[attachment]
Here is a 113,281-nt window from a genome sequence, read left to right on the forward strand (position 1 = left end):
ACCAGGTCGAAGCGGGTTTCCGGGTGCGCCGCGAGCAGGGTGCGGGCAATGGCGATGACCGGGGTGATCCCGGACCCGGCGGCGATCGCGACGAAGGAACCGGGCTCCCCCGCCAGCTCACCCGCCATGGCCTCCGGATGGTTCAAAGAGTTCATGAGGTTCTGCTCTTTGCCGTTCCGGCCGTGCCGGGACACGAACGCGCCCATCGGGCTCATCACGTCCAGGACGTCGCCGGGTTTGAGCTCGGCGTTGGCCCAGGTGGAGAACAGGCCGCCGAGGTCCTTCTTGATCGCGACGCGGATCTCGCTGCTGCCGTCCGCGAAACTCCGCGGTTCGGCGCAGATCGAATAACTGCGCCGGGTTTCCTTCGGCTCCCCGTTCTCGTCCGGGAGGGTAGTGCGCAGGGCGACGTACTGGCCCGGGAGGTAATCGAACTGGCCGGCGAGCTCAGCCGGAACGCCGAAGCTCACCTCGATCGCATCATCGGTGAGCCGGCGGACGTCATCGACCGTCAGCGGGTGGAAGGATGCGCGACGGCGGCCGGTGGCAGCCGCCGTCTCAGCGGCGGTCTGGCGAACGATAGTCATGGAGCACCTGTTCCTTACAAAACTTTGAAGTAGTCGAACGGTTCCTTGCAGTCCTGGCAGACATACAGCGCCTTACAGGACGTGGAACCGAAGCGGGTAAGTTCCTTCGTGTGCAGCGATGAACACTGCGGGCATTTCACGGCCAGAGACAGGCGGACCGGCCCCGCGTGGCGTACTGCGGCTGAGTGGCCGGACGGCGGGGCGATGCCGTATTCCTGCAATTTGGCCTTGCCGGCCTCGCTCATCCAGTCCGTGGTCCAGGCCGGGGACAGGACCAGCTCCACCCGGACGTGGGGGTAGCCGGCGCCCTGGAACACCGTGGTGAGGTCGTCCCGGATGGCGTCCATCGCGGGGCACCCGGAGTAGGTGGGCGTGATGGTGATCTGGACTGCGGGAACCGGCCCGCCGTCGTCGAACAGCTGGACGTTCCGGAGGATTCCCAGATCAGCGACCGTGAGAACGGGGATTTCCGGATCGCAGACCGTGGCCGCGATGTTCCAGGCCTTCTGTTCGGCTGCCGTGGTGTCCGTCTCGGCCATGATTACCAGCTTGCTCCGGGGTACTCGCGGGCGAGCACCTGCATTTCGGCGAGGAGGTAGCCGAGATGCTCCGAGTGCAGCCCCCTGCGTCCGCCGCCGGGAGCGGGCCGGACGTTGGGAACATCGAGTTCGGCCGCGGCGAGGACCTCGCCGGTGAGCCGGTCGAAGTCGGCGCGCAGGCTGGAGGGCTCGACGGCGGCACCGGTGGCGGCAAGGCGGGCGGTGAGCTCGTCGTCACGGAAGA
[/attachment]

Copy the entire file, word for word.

Here is a 113,281-nt window from a genome sequence, read left to right on the forward strand (position 1 = left end):
ACCAGGTCGAAGCGGGTTTCCGGGTGCGCCGCGAGCAGGGTGCGGGCAATGGCGATGACCGGGGTGATCCCGGACCCGGCGGCGATCGCGACGAAGGAACCGGGCTCCCCCGCCAGCTCACCCGCCATGGCCTCCGGATGGTTCAAAGAGTTCATGAGGTTCTGCTCTTTGCCGTTCCGGCCGTGCCGGGACACGAACGCGCCCATCGGGCTCATCACGTCCAGGACGTCGCCGGGTTTGAGCTCGGCGTTGGCCCAGGTGGAGAACAGGCCGCCGAGGTCCTTCTTGATCGCGACGCGGATCTCGCTGCTGCCGTCCGCGAAACTCCGCGGTTCGGCGCAGATCGAATAACTGCGCCGGGTTTCCTTCGGCTCCCCGTTCTCGTCCGGGAGGGTAGTGCGCAGGGCGACGTACTGGCCCGGGAGGTAATCGAACTGGCCGGCGAGCTCAGCCGGAACGCCGAAGCTCACCTCGATCGCATCATCGGTGAGCCGGCGGACGTCATCGACCGTCAGCGGGTGGAAGGATGCGCGACGGCGGCCGGTGGCAGCCGCCGTCTCAGCGGCGGTCTGGCGAACGATAGTCATGGAGCACCTGTTCCTTACAAAACTTTGAAGTAGTCGAACGGTTCCTTGCAGTCCTGGCAGACATACAGCGCCTTACAGGACGTGGAACCGAAGCGGGTAAGTTCCTTCGTGTGCAGCGATGAACACTGCGGGCATTTCACGGCCAGAGACAGGCGGACCGGCCCCGCGTGGCGTACTGCGGCTGAGTGGCCGGACGGCGGGGCGATGCCGTATTCCTGCAATTTGGCCTTGCCGGCCTCGCTCATCCAGTCCGTGGTCCAGGCCGGGGACAGGACCAGCTCCACCCGGACGTGGGGGTAGCCGGCGCCCTGGAACACCGTGGTGAGGTCGTCCCGGATGGCGTCCATCGCGGGGCACCCGGAGTAGGTGGGCGTGATGGTGATCTGGACTGCGGGAACCGGCCCGCCGTCGTCGAACAGCTGGACGTTCCGGAGGATTCCCAGATCAGCGACCGTGAGAACGGGGATTTCCGGATCGCAGACCGTGGCCGCGATGTTCCAGGCCTTCTGTTCGGCTGCCGTGGTGTCCGTCTCGGCCATGATTACCAGCTTGCTCCGGGGTACTCGCGGGCGAGCACCTGCATTTCGGCGAGGAGGTAGCCGAGATGCTCCGAGTGCAGCCCCCTGCGTCCGCCGCCGGGAGCGGGCCGGACGTTGGGAACATCGAGTTCGGCCGCGGCGAGGACCTCGCCGGTGAGCCGGTCGAAGTCGGCGCGCAGGCTGGAGGGCTCGACGGCGGCACCGGTGGCGGCAAGGCGGGCGGTGAGCTCGTCGTCACGGAAGA